Selected Observations from the Open-ended Responses

More than 300 respondents also included some additional comments in response to the question, “What did you like about the classroom you taught in this quarter and what could be improved?” The following represent some common issues that were mentioned and how the Registrar’s office is responding to these comments.

 

Projection screens that cover a writing surface

A mixed mode of presentation is appears to be the new norm, where slides or web media are projected along with parallel annotation on an adjacent writing surface. While many classroom spaces do not currently have the wall space to provide this kind of arrangement, this need is being factored into plans to refresh and upgrade classroom facilities going forward.

 

Lack of fresh chalk and markers

This problem has been addressed this in a meeting with our the campus janitorial contractor, whose responsibility it is to continuously monitor the availability of classroom supplies.  Faculty and instructors are encouraged to report problems with lack of chalk, whiteboard markers and erasers by calling 723-7888 or sending an email to custodial@bonair.stanford.edu.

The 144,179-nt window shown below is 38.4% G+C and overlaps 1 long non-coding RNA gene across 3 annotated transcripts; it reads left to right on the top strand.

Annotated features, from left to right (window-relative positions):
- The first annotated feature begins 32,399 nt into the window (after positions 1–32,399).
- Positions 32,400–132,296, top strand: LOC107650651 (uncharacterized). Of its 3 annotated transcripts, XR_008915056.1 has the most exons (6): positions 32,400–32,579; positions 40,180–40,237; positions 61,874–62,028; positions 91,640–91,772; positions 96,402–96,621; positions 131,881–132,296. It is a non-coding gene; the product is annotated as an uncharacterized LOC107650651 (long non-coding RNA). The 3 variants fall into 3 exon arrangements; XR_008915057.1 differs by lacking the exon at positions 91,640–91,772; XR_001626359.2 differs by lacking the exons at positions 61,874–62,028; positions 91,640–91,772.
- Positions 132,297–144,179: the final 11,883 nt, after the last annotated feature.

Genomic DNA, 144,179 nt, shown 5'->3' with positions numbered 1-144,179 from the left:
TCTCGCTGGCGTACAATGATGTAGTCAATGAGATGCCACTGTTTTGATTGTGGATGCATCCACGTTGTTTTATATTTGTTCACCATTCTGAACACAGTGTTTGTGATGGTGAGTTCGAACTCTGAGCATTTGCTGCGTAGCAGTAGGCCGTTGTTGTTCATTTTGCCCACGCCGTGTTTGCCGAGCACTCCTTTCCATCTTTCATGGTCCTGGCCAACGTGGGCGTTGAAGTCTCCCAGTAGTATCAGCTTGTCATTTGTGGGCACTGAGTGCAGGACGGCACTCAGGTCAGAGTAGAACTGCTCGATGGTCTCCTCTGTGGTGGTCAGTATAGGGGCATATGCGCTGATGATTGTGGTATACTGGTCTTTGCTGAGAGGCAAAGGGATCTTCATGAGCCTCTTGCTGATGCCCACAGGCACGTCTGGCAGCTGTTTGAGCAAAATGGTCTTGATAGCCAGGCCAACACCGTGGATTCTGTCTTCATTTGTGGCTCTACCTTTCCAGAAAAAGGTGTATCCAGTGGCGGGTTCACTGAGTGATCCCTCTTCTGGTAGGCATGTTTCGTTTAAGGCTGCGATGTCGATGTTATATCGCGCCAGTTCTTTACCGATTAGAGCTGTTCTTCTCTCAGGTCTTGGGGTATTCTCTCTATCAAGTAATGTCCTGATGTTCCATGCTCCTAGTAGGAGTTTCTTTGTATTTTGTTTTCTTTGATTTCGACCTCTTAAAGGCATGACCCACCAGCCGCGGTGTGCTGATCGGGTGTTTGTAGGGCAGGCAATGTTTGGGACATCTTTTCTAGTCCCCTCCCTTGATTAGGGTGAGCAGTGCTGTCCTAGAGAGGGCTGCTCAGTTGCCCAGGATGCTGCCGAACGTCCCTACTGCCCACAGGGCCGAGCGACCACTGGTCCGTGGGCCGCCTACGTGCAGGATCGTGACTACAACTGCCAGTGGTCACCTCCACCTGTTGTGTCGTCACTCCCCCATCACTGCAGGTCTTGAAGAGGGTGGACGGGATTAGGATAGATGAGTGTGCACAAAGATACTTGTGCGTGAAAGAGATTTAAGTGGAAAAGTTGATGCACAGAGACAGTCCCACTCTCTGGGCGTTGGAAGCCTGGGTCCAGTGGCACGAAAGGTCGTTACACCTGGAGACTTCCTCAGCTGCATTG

Classroom temperature and acoustics

Some of the buildings in the Main Quad without climate control can be uncomfortable, particularly in the spring and fall.  Unfortunately, there is no easy solution at this time since  the sandstone buildings on campus were designed in the late 19th century However, as these buildings come up for major renovation, improvements to climate control will be examined.

 

Expectaions for classroom furniture arrangements

It was also apparent from survey responses and focus groups that there are (broadly) two sets of expectations around the arrangements of classroom furniture.  Some instructors commented that they loved the ability to configure the furniture in a classroom to meet the needs of that day’s activities such as creating a discussion circle, or facilitating small group work.  Others noted their disappointment when they found their assigned classroom in disarray, thereby requiring that they and their TAs spend time returning the furniture to the desired arrangement.  It does seem that the freedom to rearrange suggests the concomitant courtesy of putting the space back tto a standard "baseline" configuration, if only to facilitate the next instructor performing their own optimization. For an example of this "resetting," see the classrooms in the Stanford d.school.